- the legal and regulatory environment;
- professional capacity (both managerial, technical and journalistic);
- a sound and sustainable base.
This report provides an examination of the current state of the field of media impact assessment, which Media Impact Funders (MIF) has been tracking for seven years. It also draws on insights from a few leading experts engaged in media impact assessment.
This report is designed to give funders a succinct and accessible introduction to the practice of funding investigative journalism around the world, via major contemporary debates, trends and challenges in the field. It is part of a series from DW Akademie looking at practices, challenges and futures of investigative journalism around the world.The paper is intended as a stepping stone, or a springboard, for those who know little about investigative journalism, but who would like to know more. It is not a defense, a mapping or a history of the field, either globally or regionally; nor is it a description of or guide to how to conduct investigations or an examination of investigative techniques. These are widely available in other areas and (to some extent) in other languages already.Rooted in 17 in-depth expert interviews and wide-ranging desk research, this report sets out big-picture challenges and opportunities facing the investigative journalism field both in general, and in specific regions of the world. It provides donors with an overview of the main ways this often precarious field is financed in newsrooms and units large and small. Finally it provides high-level practical advice – from experienced donors and the investigative journalism field – to help new, prospective or curious donors to the field to find out how to get started, and what is important to do, and not to do.
Five Things You Need to Know
- 1.The work foundations care about is at risk
- 2.Journalism must forge new connections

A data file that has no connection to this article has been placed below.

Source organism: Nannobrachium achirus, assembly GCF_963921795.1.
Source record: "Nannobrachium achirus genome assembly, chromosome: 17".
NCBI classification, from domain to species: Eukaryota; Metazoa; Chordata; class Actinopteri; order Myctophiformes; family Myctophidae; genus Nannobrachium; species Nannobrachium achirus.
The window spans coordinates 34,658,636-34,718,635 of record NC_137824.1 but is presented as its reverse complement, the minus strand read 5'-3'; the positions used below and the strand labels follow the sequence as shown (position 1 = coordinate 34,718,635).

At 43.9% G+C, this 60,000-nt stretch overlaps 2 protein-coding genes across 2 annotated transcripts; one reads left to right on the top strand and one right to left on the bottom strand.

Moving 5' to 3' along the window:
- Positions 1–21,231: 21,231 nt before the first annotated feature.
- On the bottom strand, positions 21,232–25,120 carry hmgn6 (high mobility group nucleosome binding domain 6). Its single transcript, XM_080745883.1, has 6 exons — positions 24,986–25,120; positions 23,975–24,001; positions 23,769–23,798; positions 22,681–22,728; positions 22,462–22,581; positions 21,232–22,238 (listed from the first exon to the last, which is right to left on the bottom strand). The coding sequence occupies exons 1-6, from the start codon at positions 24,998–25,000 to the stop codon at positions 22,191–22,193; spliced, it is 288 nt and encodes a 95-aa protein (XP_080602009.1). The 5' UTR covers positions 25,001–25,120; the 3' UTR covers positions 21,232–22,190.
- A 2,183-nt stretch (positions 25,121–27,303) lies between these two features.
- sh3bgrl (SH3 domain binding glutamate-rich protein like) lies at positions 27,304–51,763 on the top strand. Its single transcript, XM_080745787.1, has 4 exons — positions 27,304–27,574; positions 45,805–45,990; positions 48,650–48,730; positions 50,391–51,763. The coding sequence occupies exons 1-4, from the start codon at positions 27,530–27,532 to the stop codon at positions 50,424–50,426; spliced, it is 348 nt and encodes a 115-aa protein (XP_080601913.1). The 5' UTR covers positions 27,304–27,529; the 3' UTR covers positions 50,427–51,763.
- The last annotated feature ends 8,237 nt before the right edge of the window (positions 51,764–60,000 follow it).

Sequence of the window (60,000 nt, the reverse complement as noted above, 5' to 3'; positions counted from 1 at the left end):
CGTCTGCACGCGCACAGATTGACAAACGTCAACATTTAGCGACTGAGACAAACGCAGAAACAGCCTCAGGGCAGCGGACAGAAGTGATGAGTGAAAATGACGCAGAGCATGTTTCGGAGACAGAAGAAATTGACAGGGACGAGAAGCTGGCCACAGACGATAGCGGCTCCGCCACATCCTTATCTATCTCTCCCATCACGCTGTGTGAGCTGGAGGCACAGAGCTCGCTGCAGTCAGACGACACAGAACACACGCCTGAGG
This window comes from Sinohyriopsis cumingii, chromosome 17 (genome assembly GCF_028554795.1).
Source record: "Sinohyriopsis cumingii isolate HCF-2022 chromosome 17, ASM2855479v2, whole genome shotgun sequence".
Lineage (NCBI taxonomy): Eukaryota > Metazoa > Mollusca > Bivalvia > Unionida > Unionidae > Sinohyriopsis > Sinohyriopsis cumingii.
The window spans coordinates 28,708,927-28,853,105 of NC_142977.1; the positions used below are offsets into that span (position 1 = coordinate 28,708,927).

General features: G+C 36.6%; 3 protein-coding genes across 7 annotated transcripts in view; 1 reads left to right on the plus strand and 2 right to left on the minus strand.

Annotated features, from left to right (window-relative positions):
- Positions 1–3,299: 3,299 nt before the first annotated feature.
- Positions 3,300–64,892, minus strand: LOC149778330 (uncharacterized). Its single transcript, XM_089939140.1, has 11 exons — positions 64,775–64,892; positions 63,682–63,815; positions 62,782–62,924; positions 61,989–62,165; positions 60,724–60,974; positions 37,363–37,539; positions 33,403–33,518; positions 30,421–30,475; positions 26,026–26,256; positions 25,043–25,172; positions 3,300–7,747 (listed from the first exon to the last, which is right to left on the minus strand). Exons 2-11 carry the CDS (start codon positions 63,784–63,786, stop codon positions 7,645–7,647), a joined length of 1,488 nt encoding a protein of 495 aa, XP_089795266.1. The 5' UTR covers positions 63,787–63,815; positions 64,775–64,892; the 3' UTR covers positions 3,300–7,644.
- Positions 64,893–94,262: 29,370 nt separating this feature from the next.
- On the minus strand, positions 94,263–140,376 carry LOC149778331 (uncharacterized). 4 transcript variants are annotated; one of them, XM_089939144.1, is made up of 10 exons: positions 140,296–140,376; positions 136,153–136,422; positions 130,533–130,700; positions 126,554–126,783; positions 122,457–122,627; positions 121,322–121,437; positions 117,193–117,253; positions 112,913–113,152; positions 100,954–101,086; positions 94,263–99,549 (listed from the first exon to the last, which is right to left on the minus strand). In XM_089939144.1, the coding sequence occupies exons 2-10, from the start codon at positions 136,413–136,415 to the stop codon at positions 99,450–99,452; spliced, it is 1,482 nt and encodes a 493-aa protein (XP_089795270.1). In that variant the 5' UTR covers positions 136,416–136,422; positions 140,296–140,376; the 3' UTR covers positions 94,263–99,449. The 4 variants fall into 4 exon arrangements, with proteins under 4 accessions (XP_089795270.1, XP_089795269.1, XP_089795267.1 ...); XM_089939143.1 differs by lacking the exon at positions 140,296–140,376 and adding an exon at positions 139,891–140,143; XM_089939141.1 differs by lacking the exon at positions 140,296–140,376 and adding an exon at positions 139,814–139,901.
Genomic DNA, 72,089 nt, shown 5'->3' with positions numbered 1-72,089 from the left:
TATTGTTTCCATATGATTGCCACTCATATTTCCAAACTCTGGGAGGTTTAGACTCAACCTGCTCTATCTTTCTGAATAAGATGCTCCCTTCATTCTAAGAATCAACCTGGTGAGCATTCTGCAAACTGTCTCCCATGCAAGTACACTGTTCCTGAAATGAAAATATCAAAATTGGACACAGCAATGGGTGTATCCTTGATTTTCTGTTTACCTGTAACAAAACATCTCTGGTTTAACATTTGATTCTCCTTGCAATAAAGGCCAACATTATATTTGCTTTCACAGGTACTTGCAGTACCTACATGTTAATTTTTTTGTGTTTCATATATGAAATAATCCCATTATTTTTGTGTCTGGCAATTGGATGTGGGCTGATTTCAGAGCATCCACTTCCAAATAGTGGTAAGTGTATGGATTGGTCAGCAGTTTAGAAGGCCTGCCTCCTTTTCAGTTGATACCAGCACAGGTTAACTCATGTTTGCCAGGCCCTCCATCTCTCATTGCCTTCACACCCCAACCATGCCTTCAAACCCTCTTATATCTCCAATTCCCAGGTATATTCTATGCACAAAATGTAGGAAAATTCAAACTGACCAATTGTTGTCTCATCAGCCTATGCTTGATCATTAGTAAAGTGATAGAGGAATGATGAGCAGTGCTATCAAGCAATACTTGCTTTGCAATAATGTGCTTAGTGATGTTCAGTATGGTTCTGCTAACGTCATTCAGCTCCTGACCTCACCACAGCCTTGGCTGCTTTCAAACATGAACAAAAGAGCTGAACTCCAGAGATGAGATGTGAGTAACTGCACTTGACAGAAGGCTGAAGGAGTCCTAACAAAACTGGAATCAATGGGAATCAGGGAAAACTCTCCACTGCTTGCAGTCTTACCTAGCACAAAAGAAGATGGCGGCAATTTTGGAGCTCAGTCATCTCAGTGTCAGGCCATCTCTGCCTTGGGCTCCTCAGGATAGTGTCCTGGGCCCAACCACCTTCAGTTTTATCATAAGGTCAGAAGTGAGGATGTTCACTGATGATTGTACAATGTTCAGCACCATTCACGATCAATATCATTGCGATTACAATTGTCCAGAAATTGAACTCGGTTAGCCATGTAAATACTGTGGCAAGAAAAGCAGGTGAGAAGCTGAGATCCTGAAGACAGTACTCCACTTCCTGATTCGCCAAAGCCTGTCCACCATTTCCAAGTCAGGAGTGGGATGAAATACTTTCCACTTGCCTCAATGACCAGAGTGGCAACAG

- 3.Sustainable business models are crucial
- 4.Trust in journalism is under threat
- 5.Editorial independence and transparency matterFive Ways to Get Started
- 1.Identify grantmaking and investment strategies
- 2.Support innovations in reporting
- 3.Reinforce partnerships that expand the business models and engagement
- 4.Invest in community data
- 5.Learn more about media grantmaking
This booklet is a starter guide for foundations interested in exploring how to make impactful journalism and community-information grants. It shares the experiences of dozens of foundations that have recently funded news and information projects. It also introduces the work of peer foundations that support journalism. (Hummanitarian Journalism)
Despite stating that this ‘is not designed to be a comprehensive manual setting out best practices on grant making in the media space’, this report offers an extremely clear and practical overview of the ways in which foundations can support journalism responsibly. It includes sections on the rationale for funding journalism, advice from experienced donors and specific areas of opportunity and threat. (Hummanitarian Journalism)
This guide shows only a small sampling of how funders and publishers are working together to financially sustain the fourth estate, they hope that it nonetheless serves as a starting point for your own work by providing solid examples of groundbreaking funding efforts—ones that are both pioneering and effective. If you’re a grantee, you may also want to use this document to think about how your work might appeal to potential funders.
In 2017, API produced two sets of broad guidelines of best practices, one for funders and another for nonprofit newsrooms, based on consultations with funders, nonprofit media executives and researchers. The focus of these often-cited guidelines is primarily on establishing best practices for ensuring editorial independence. (Hummanitarian Journalism)
The new world of donor funding of media content addresses a serious need for in-depth coverage of subjects that affect society. At a time when media faces financial pressures in many parts of the world, donors have stepped in to create a public good, and grantees are grateful. However, as mentioned, we found that grantees and donors alike feel it may be time to come up with some codes of conduct aimed at promoting transparency and safeguarding newsroom independence.